Tag Archives: Texas ACA healthcare expansion

Wait… How Much Is Texas Losing By NOT Expanding Healthcare?

This is something that I’ve written on previously, but now some professionals have given more comprehensive numbers to prove what we know to be true. Texas is losing out big time by not taking any form of the ACA Medicaid expansion.  Here’s more on this shocker from the Dallas Morning News

We’ve heard the arguments before. Advocates of expanding Medicaid, with the federal government picking up at least 90 percent of the tab, say it’s the humanitarian thing to do — and makes good sense, as the new billions of federal Medicaid matching money will generate new jobs. Opponents such as Gov. Rick Perry and state GOP leaders say there’s no guarantee the feds can make good on their promise down the road, given Washington’s big budget deficits. They also cite fears that once an entitlement’s offered, it’ll be hard to yank back. That could imperil state finances, warn the critics, who also fret about fostering more government dependency.

What’s new is someone has put a price tag on what taxpayers in the 23 holdout states, such as Texas, will pay to expand Medicaid in 27 other states and the District of Columbia.

The bottom line: Between 2013 and 2022, federal taxpayers in Texas will cough up $36.2 billion for the expansion’s cost elsewhere.That’s in addition to forgoing $65.6 billion of new federal Medicaid matching money, which would’ve generated $34.3 billion in additional Medicaid reimbursements for Texas hospitals, according to Urban Institute researchers.

So basically… by not expanding Medicaid or creating an alternative option, the state of Texas will lose over $136 billion dollars.

That’s worth repeating in a bigger font.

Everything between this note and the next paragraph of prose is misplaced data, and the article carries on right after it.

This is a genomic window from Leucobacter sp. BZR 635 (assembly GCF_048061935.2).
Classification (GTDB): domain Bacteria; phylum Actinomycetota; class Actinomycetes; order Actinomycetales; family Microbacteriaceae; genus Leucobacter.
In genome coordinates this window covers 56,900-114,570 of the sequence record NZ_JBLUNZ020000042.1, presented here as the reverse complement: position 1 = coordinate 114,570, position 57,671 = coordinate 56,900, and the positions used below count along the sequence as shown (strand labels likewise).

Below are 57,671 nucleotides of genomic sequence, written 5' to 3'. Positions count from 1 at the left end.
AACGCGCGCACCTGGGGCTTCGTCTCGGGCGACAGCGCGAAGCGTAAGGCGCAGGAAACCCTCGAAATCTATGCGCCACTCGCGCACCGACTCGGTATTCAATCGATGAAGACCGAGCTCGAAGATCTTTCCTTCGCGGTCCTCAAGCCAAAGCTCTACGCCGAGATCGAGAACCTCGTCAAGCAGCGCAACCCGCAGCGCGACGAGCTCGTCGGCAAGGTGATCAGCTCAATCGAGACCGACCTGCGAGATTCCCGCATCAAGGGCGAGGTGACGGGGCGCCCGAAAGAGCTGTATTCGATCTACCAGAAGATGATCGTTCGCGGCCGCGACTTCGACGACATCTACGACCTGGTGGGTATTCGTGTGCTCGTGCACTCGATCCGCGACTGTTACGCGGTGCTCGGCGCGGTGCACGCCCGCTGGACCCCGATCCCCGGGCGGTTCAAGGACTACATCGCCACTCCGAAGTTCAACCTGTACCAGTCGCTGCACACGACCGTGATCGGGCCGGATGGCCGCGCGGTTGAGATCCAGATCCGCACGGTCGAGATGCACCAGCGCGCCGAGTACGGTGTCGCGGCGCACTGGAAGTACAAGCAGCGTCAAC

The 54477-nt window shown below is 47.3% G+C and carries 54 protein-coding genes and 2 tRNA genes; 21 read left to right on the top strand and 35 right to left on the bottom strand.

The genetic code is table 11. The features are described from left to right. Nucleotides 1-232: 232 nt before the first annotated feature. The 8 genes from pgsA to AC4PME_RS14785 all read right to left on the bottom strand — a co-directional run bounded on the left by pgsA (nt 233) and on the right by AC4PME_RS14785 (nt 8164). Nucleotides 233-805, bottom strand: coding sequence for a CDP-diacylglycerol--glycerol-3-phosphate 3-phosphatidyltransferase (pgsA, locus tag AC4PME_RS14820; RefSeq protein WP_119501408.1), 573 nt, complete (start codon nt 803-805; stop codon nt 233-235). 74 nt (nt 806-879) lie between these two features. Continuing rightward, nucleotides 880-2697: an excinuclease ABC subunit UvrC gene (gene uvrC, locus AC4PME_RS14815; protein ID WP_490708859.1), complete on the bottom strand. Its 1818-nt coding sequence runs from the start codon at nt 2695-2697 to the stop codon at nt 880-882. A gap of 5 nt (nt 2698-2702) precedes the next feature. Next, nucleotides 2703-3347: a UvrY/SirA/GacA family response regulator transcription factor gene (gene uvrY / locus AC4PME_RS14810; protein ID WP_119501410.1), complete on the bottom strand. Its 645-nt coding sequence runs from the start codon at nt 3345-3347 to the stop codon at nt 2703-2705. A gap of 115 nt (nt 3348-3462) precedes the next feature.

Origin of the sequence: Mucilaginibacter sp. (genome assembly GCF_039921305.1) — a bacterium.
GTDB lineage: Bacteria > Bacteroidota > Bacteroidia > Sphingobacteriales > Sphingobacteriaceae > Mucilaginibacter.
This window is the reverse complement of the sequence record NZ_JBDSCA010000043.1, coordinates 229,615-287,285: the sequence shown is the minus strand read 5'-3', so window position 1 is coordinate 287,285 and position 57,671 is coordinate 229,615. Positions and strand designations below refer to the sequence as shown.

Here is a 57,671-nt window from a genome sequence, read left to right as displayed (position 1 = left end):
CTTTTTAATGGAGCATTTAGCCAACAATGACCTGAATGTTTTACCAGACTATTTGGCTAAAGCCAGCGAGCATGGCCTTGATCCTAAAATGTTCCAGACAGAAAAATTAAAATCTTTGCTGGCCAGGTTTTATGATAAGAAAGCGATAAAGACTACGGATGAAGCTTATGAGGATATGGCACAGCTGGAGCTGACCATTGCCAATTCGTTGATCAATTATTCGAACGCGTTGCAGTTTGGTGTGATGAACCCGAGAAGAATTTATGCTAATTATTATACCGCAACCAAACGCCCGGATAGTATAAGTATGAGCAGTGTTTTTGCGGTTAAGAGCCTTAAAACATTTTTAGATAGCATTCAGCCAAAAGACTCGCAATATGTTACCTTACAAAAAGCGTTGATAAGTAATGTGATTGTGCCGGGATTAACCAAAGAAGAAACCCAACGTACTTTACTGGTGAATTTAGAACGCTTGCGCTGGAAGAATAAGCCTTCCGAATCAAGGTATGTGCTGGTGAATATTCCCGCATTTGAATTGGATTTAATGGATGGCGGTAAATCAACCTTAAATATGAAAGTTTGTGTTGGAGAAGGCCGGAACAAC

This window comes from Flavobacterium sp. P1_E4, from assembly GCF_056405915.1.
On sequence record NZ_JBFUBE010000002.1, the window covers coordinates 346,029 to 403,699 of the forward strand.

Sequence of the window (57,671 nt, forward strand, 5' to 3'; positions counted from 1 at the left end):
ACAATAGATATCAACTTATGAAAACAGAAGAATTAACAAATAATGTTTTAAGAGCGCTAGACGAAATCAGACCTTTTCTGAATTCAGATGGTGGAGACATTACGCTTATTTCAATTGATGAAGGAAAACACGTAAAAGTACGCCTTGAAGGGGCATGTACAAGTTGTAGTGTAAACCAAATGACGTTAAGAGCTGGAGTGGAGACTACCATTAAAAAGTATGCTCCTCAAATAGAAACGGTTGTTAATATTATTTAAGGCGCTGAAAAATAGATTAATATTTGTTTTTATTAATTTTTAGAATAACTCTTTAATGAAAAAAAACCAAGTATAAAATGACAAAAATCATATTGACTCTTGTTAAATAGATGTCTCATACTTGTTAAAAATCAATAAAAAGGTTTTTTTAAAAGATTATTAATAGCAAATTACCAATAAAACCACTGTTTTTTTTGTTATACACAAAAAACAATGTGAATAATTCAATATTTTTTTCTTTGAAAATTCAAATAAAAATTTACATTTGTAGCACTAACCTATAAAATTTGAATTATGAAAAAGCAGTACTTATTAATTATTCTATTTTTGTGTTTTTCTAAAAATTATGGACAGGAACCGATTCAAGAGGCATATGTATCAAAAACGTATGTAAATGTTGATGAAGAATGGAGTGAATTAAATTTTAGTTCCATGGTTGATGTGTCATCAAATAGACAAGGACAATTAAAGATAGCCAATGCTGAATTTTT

By not expanding Medicaid or creating an alternative option, the state of Texas will lose over $136 billion dollars.  

Sorry for yelling, but this blog can’t even describe how simply surreal the Texas TEApublican attitude is about Obamacare.  But even beyond the loss of money, Texans will suffer a greater loss by not improving our healthcare system… the loss of lives.  By refusing expansion, TEApublicans will voluntarily cripple hospitals all across the state once the ACA funding cuts kick in. Many hospitals may be forced to close down entirely.  That’s fewer hospitals to serve a rapidly growing state… growth which is propelled predominantly by low wage, no benefits employment.  Under these circumstances, Not expanding Medicaid means more Texans are going to die.

Despite all of these mounting factors, Greg Abbott, Dan Patrick and a bevy of other TEApublicans have vowed to never, ever, ever take the ACA expansion.  It’s an ill-fated stance, but they have stuck with it anyway throughout this election season.  Eventually, Texans must take them at their word that they do not have the state’s best interests at heart here.

Meanwhile if Wendy Davis and Leticia Van de Putte are elected, they have every intention of finding a way to expand healthcare in the state of Texas.   They will not leave our state’s hard-earned tax dollars to be given away to people in other states.  Now that we finally have a monster price tag with this issue, let’s hope that it gains more traction during the remaining parts of election season.

Here’s the main point… This is 2014, and Obamacare is real. No longer do we have to banter about some “boogeyman bill” that’s going to kidnap your  doctor like a thief in the night. Texas doesn’t have to wonder what would happen if we expand Medicaid… We can see for ourselves by just crossing the state line. People in Arkansas are living the reality of healthcare expansion right now, and the system, while not perfect, is working pretty darn good. So it’s time for the TEApublicans to make a choice. Either put Texas first now, or get out of the way. This November, I’m hoping for the latter.

Arkansas Sees Huge ACA Benefits, Texas Pays

Texas’ neighbor to the Northeast has seen some big benefits from the Affordable Care Act, and more specifically the state’s uniquely crafted Private Option Expansion.  Here’s the story from Andy Davis of the Arkansas Democrat-Gazette

Arkansas had a bigger drop this year in the percentage of its adult residents who lack insurance than any other state, a survey released Tuesday found.